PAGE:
"hook up with" in England ...

Joel S. Berson Berson at ATT.NET
Thu Jan 17 04:40:48 UTC 2013

At 1/16/2013 04:32 PM, Laurence Horn wrote:
>And I recall one of my undergraduates (male,
>African-American, not that either is clearly
>relevant), responding to a problem set query in
>the late 1980s soliciting real life instances of
>lexical clones ("No, I wanted a SALAD salad"),
>reproducing this witnessed exchange:
>A:  Did you hook up?
>B:  Yeah, we hooked up.
>A:  Did you hook UP hook up?
>B: No, we just hooked up hooked up.
>Somewhat later, there was this exchange on a television dramedy:
>A:  “I’m sorry, I didn’t know you slept with
>Logan. I thought you two just messed around.”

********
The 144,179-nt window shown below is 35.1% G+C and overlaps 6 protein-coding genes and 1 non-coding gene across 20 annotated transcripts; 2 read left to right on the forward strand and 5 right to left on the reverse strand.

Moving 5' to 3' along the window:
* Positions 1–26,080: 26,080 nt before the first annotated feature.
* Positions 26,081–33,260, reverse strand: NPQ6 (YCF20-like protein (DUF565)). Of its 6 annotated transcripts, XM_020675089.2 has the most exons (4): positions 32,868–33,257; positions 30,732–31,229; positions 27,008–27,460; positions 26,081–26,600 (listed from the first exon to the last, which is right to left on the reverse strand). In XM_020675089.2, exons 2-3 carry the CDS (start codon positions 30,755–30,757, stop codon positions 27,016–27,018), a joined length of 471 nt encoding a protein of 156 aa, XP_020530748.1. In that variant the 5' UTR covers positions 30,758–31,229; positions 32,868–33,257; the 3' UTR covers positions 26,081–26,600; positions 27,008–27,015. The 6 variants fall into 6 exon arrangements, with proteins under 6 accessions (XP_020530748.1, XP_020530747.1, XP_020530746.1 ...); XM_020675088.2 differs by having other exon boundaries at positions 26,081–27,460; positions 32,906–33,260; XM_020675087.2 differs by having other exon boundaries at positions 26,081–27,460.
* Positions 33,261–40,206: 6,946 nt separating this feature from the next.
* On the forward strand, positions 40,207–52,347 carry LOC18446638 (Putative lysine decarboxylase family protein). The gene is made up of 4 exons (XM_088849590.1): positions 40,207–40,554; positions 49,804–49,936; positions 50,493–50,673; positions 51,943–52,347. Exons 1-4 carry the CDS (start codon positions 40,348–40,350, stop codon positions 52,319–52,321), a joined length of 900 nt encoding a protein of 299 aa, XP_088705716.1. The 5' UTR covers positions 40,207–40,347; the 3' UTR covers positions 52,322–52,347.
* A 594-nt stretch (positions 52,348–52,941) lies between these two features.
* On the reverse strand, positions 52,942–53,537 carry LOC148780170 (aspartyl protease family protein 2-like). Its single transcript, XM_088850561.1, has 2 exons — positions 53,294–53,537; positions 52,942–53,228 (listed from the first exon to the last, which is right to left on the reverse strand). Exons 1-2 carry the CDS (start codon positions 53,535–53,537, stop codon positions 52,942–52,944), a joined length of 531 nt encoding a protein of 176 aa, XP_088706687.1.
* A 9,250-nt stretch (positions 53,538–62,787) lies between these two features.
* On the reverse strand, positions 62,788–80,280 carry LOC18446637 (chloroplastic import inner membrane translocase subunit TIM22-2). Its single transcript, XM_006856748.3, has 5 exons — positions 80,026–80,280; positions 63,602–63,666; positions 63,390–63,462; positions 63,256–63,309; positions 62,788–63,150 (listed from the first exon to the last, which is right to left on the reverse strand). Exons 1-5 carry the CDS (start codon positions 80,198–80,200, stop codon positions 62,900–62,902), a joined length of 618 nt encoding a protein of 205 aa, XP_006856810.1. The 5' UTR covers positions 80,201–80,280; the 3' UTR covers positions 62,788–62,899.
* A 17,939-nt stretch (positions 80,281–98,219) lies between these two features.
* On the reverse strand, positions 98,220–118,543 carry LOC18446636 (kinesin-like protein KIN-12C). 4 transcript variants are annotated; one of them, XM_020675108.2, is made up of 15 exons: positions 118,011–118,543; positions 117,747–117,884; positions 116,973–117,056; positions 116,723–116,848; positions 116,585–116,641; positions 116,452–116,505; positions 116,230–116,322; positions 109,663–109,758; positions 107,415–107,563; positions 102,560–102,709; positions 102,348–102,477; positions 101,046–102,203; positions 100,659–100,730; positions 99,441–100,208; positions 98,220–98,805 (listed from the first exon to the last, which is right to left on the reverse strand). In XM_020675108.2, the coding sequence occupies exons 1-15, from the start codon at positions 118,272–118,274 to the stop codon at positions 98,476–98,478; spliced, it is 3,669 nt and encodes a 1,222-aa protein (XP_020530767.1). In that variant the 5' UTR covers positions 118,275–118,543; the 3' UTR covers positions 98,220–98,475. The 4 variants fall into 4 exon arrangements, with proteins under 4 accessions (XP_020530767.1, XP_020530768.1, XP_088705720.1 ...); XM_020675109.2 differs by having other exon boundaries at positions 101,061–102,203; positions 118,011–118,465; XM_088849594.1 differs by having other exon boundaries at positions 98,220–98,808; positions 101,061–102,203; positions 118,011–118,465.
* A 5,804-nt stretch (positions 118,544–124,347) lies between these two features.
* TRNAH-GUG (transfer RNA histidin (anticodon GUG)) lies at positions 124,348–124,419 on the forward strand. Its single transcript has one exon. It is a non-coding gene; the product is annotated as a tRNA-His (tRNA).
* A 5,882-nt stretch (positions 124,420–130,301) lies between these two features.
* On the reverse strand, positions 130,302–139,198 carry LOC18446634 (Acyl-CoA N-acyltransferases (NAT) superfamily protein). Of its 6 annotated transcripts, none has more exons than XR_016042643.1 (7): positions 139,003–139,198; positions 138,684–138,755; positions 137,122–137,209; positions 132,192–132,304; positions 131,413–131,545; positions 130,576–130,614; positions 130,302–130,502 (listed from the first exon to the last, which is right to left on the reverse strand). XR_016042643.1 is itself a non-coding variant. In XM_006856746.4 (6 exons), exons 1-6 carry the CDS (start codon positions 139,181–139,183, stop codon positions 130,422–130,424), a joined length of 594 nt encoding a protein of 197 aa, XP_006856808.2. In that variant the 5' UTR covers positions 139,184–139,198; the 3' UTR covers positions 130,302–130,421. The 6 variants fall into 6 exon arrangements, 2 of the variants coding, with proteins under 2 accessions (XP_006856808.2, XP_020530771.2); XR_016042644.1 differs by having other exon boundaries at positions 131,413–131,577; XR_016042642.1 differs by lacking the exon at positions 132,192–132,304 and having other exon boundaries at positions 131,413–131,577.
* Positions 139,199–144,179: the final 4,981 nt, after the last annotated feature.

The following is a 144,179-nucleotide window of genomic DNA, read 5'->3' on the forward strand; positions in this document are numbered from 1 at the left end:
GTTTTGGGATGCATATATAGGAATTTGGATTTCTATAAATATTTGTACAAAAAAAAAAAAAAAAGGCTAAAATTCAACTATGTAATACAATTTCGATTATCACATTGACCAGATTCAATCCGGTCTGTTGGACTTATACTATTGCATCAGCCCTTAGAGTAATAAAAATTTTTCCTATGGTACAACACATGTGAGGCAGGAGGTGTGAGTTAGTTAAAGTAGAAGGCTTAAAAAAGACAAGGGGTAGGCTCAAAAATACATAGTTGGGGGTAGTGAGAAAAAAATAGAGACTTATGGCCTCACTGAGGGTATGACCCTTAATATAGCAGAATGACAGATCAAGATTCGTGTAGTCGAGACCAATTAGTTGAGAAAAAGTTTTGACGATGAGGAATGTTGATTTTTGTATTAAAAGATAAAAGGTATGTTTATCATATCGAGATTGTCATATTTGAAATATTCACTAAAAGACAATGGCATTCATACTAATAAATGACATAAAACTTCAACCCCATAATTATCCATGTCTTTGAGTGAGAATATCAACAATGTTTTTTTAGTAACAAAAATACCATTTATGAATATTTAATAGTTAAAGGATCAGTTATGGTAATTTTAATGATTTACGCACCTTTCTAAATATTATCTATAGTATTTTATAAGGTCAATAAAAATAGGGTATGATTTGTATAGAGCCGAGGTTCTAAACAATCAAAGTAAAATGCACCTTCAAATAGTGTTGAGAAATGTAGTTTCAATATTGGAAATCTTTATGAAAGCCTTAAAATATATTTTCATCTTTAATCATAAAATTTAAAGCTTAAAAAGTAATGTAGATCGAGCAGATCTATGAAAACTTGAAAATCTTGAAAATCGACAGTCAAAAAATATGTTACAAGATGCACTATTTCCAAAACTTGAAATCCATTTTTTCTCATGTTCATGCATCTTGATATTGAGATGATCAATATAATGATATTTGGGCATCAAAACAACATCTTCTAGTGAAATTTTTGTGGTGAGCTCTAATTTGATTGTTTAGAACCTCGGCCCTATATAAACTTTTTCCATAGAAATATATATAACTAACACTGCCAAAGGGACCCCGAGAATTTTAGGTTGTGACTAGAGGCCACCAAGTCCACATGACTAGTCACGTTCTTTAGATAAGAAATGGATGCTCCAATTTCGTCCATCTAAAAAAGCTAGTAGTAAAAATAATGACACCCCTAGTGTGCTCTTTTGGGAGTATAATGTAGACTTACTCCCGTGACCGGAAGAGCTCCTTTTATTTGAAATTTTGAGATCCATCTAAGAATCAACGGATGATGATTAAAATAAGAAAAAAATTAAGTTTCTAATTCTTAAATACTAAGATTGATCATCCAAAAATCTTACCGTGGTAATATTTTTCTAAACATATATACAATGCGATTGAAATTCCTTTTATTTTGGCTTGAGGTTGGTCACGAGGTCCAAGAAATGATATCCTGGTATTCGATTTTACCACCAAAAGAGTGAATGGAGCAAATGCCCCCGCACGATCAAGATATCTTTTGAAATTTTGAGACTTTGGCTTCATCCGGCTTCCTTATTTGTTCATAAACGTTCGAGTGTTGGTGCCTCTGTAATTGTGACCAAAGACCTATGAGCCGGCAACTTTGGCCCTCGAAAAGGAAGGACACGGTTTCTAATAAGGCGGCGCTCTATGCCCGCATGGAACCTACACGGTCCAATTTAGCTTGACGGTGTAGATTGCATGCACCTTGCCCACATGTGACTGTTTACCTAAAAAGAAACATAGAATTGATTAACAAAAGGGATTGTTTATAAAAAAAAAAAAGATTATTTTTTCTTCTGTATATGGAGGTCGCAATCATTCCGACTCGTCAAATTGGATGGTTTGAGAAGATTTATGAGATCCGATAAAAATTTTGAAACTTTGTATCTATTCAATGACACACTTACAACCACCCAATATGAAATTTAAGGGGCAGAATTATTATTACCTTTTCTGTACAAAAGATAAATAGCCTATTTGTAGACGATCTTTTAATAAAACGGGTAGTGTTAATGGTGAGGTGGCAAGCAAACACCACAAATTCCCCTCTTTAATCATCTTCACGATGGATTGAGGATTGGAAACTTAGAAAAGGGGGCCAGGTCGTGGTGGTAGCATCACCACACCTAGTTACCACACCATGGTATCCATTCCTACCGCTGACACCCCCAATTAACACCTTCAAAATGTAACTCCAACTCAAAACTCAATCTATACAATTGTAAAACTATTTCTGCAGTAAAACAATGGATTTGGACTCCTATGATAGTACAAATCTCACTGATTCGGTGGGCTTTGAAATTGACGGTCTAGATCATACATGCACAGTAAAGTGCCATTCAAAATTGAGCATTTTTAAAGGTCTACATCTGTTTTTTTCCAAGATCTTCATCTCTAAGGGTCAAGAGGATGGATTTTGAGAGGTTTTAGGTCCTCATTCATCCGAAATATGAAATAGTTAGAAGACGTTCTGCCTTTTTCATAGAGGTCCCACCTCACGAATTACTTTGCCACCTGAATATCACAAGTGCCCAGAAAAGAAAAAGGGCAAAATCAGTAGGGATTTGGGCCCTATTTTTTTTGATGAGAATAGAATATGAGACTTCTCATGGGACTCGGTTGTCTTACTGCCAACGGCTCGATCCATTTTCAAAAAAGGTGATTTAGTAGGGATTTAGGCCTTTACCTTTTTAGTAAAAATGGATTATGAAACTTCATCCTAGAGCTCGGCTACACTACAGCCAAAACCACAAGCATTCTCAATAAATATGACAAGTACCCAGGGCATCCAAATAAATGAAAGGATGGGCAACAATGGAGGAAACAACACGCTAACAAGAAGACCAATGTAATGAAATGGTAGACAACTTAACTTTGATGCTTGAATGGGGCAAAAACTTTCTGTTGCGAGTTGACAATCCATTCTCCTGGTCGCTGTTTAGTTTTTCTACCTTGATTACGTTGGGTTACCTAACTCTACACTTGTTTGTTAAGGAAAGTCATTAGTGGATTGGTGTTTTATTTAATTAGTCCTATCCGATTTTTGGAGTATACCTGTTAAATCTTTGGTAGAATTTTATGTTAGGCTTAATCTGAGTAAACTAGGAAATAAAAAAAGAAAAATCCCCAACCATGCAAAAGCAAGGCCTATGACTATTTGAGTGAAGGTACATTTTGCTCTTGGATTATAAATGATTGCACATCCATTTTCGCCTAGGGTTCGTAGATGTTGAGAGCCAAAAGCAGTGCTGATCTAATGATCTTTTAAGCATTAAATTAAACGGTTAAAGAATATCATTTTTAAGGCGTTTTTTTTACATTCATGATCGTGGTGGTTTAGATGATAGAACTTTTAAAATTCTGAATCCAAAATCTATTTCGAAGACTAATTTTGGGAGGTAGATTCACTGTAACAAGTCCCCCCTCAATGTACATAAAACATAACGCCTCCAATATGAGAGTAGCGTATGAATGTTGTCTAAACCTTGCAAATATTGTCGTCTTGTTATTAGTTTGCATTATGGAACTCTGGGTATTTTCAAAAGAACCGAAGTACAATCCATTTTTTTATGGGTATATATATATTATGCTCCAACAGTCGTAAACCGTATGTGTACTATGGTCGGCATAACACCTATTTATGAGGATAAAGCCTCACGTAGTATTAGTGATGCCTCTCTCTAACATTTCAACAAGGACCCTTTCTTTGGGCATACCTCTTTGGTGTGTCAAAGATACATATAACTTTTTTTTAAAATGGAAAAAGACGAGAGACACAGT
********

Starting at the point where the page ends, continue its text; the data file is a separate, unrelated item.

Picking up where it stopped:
>B:  “No, you said YOU just messed around with
>him. I said that he and I hooked up.  I meant hooked UP hooked up.”
>A:  “I thought you meant JUST hooked up, like messed around.”
>—dialogue among bridesmaids on Gilmore Girls 3/1/06
>Wonderful language we've got!

Clearly it's as ambiguous as I thought.

P.S.  The utterer of "hook up" in the Dear Margo
column was presumably American, so this is likely
not a British usage (the users of hook up were one American and one Brit).


The American Dialect Society - http://www.americandialect.org

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